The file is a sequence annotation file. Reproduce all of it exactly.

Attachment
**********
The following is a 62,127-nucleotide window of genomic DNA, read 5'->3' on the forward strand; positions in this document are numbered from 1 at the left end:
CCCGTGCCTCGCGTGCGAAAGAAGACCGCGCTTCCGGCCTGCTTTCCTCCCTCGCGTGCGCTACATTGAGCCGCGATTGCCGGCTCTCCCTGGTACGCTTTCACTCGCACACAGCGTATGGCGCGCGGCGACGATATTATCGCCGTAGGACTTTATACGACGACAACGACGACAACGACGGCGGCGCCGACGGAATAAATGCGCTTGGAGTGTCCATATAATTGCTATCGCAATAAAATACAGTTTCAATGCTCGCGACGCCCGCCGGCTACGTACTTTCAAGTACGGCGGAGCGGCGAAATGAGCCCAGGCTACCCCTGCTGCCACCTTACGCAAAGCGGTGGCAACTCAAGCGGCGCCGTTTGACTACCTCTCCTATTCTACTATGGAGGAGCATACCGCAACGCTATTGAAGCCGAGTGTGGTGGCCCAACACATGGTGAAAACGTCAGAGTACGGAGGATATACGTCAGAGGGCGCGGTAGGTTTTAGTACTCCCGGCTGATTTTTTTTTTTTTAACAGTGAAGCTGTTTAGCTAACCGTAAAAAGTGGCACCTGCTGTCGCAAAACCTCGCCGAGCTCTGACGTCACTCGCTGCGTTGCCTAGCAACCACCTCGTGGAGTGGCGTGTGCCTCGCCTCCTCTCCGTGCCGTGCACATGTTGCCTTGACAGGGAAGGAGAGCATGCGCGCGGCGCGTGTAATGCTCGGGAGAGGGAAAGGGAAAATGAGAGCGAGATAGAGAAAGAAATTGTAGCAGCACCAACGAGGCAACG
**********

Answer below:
The following is a 62,127-nucleotide window of genomic DNA, read 5'->3' on the forward strand; positions in this document are numbered from 1 at the left end:
CCCGTGCCTCGCGTGCGAAAGAAGACCGCGCTTCCGGCCTGCTTTCCTCCCTCGCGTGCGCTACATTGAGCCGCGATTGCCGGCTCTCCCTGGTACGCTTTCACTCGCACACAGCGTATGGCGCGCGGCGACGATATTATCGCCGTAGGACTTTATACGACGACAACGACGACAACGACGGCGGCGCCGACGGAATAAATGCGCTTGGAGTGTCCATATAATTGCTATCGCAATAAAATACAGTTTCAATGCTCGCGACGCCCGCCGGCTACGTACTTTCAAGTACGGCGGAGCGGCGAAATGAGCCCAGGCTACCCCTGCTGCCACCTTACGCAAAGCGGTGGCAACTCAAGCGGCGCCGTTTGACTACCTCTCCTATTCTACTATGGAGGAGCATACCGCAACGCTATTGAAGCCGAGTGTGGTGGCCCAACACATGGTGAAAACGTCAGAGTACGGAGGATATACGTCAGAGGGCGCGGTAGGTTTTAGTACTCCCGGCTGATTTTTTTTTTTTTAACAGTGAAGCTGTTTAGCTAACCGTAAAAAGTGGCACCTGCTGTCGCAAAACCTCGCCGAGCTCTGACGTCACTCGCTGCGTTGCCTAGCAACCACCTCGTGGAGTGGCGTGTGCCTCGCCTCCTCTCCGTGCCGTGCACATGTTGCCTTGACAGGGAAGGAGAGCATGCGCGCGGCGCGTGTAATGCTCGGGAGAGGGAAAGGGAAAATGAGAGCGAGATAGAGAAAGAAATTGTAGCAGCACCAACGAGGCAACG